Homeschooling allows me to do some really fun stuff, currently with My Youngest, in the name of education. Doing school at the zoo is one of those. Spending the day exploring the animal kingdom and finding new wonders of His handiwork is certainly not sloughing off. I have a hard time resisting adding 'tasks' to the day: find five adjectives in sign text and list them, find a sign you'd like to keep as information and copy it (see poor boy below), take three photographs from an unusual point of view, list five animals from South America....on and on - I can make up task after task! Much to the annoyance of my companion.
For myself, I get a great day out of the zoo every time. Since our zoo is also a botanical garden, I get to enjoy gardens, plant tags and wide sweeps of colorful bloom! I love the entertainment of people watching, especially when toddlers are involved. In the name of solidarity, I do the same school tasks that My Youngest is busy with - I sketch, copy, photograph and search for the right part of speech on every sign. Inside my head, though, there's another game going on ---some of those Animals Look Just Like People. I try not to involve My Youngest in the pastime of recognizing familiar folks as played by zoo animals: "Look at that, son! That naked mole rat looks just like your Cousin Benji!" (of course, he does NOT have a Cousin Benji)
What new baby in the church nursery have you seen lately that looks just like this bonobo babe? You know it's true!
How about its mother? Have you not seen this same blank, bewildered stare on one of those moms killing time at a McDonald's playland?
Could this be a teenager you are familiar with putting on all his cool to impress his friends?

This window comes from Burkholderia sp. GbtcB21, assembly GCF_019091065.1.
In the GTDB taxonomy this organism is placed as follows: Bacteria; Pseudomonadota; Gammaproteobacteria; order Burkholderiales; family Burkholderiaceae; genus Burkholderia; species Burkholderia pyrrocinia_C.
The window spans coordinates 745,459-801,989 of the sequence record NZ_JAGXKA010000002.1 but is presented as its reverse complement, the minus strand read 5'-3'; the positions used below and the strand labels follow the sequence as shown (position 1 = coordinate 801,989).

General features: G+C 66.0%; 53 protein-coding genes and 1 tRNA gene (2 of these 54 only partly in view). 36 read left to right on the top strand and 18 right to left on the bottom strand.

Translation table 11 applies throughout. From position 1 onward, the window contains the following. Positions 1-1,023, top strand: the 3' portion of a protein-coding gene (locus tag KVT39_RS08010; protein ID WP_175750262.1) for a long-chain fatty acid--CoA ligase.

His life in the jungle display is sooooo booooring!
You've got to click on this photo to enlarge - that face! The lips! Those eyes cutting sideways...
I will refrain from telling you where I've seen this (ahem) 'person'.
Lest you think only monkeys or apes can be players in the Animals Look Like People Game, have you met this elderly gentleman at church recently? Maybe in the pharmacy line at the local drugstore? I have.
An interesting conversation had on the way to church, just My Youngest and myself, teens and husband in separate car for (dangerous)driving practice:
Mom, what does 'wife' stand for?
What does 'wife' stand for? I know the F stands for female, and the E is for envertebrate, but what about the W and the I? (add the word invertebrate to his spelling/definitions list....)
Hmmm....... How about if you think about it all the way to church, and I'll tell you when we get there? (simply can't resist dragging this conversation all the way out)
OK. W ------- uuummmmm, willing? Yeah, maybe that. I ------- hmmmm......incompetent? Is that it mom, incompetent???
(swerving) Do you know what that means, son?
No, but it sounds like it might be right....
(yes, very possibly right...)
It means useless, not able to perform a job correctly, not skilled....